2016 Winner of the A. Richard Newton Educator ABIE Award
The A. Richard Newton Educator ABIE Award recognizes educators who develop innovative teaching practices and approaches that attract girls and women to computing, engineering, and math. This year’s winner, Bih Janet Shufor Fofang, is from Cameroon, and has been teaching electrical engineering for 15 years at the College D’enseignement Technique Industriel et Commercial.
In 2009, she founded the private K-12 Tassah Academy in Cameroon, with 600 students enrolled. Throughout her career, Bih Janet has demonstrated her dedication to youth education and is a strong supporter of girls. In fact, 60 percent of the students enrolled in her school are female. She is extremely passionate about the outcome of her students and envisions developing schools that are affordable for all. Bih Janet encourages girls at an early age to learn and be excited about the opportunities and applications of technology, and the special spice and expression that females provide in this field. She builds and teaches solar photovoltaics so children can learn about the benefits of clean energy to the environment. She goes about this using solar pedagogic kits found in her own “STEM Boxes.”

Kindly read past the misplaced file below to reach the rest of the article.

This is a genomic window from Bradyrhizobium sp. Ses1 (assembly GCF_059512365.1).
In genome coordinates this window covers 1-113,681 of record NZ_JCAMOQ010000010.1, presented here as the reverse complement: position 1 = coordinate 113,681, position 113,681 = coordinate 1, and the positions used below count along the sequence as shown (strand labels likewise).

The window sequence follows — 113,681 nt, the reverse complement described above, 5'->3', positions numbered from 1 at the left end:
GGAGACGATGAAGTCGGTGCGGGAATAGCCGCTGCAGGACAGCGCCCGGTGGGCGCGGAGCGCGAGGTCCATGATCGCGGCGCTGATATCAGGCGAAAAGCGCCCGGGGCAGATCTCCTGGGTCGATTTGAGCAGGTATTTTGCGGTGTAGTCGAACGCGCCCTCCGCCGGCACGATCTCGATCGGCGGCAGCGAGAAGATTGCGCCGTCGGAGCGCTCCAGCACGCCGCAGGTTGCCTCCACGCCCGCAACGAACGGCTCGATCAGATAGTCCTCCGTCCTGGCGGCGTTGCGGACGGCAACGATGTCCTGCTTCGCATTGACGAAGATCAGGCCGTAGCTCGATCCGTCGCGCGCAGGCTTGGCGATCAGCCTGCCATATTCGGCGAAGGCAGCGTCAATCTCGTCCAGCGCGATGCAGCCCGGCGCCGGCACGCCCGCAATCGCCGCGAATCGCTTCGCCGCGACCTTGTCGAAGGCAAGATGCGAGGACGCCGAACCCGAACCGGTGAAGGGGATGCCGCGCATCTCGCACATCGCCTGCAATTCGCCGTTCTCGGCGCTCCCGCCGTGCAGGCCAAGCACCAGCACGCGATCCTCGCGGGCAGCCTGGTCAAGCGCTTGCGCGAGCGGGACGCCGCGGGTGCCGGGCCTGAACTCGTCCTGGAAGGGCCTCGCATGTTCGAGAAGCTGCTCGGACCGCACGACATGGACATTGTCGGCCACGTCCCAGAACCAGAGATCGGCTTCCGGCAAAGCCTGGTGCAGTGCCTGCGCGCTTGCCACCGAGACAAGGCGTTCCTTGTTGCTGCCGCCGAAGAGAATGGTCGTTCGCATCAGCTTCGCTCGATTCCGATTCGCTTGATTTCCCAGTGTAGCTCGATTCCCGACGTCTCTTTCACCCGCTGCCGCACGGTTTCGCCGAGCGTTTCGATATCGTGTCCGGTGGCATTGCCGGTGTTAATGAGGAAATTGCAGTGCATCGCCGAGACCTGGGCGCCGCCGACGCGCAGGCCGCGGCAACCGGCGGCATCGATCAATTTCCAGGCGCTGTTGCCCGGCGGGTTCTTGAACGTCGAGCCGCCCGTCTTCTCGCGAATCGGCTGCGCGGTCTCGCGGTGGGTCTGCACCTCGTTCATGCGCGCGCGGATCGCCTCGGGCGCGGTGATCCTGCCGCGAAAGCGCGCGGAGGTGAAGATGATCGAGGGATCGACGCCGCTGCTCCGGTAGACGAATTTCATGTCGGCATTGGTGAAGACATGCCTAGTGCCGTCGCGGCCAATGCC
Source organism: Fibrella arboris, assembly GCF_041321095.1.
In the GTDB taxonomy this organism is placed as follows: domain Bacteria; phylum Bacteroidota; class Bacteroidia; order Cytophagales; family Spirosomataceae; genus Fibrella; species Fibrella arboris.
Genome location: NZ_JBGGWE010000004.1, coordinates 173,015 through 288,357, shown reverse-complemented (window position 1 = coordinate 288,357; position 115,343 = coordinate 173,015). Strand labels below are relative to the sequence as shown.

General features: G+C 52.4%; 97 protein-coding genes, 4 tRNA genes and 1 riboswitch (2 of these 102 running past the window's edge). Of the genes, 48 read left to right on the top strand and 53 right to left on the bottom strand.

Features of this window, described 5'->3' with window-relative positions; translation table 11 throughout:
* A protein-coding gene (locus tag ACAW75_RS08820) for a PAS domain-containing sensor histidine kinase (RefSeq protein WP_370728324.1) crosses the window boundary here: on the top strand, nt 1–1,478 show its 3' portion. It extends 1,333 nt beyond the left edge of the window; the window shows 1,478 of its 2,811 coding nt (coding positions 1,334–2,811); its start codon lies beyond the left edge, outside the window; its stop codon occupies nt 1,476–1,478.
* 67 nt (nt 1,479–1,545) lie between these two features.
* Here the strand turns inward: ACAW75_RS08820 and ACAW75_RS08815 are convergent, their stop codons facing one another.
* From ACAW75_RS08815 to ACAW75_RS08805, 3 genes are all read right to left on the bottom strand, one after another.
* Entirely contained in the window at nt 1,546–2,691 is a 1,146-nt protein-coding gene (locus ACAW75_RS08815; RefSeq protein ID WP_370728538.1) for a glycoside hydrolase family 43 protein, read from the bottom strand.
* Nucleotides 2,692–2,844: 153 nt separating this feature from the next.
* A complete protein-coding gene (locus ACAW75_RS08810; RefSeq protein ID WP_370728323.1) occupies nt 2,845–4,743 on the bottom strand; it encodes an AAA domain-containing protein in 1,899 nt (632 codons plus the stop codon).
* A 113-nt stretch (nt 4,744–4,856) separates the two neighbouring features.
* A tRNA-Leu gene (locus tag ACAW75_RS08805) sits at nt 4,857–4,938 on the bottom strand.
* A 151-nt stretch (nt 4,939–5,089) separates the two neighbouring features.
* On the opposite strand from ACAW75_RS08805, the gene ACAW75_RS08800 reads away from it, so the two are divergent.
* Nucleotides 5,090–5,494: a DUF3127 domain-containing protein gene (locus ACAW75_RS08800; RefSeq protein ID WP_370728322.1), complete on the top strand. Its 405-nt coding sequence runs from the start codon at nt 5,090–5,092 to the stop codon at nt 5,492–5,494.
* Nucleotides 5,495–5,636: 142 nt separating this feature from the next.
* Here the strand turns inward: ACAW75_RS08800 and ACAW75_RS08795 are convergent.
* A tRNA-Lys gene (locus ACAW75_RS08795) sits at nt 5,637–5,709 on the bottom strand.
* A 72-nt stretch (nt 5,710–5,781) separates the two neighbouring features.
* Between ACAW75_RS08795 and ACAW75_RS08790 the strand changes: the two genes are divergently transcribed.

Bih Janet’s idea is to increase the numbers of women in technology in Cameroon, and to give them more decision-making power in STEM. After her visit to Silicon Valley in 2013 with the U.S. State Department’s TechWomen program, Bih Janet brought home new and exciting technology and ideas for her students. She started the STEM box and STEM Your School program. To her, this was a way to involve the school community, making them take ownership of the program.
Thanks to the generous support of WeTech (Women Enhancing Technology – a consortium led by the Institute of International Education), the “STEM Your School” project started in 2014, encouraging schools to create clubs to inspire girls to get interested in STEM. What started with a pilot project of 10 schools expanded to 20 teachers reaching 120 girls across the country. Girls meet with their female STEM-trained teacher to learn more about science outside of traditional class settings using a hands-on approach and critical thinking skills to appreciate STEM in new exciting ways. The program is designed around multiple interactive science kits for students that can be used on the go. The kits range from electronic circuits with components, to solar panels, to Arduino microcontrollers and Raspberry Pi units. The portable kits come with usage instructions allowing any young scientist to create her own experiments without a large expensive lab or equipment. The STEM boxes made national news, reaching 900 girls from 20 high schools in Cameroon’s West Region. The project ran a challenge on national TV that will be aired for four months on a program called “Brainbox.”
Meet Bih Janet at the Speakers Corner at the ABI Booth (Booth #1420, GRBCC Hall B-D) on Wednesday from 4 – 4:45 p.m.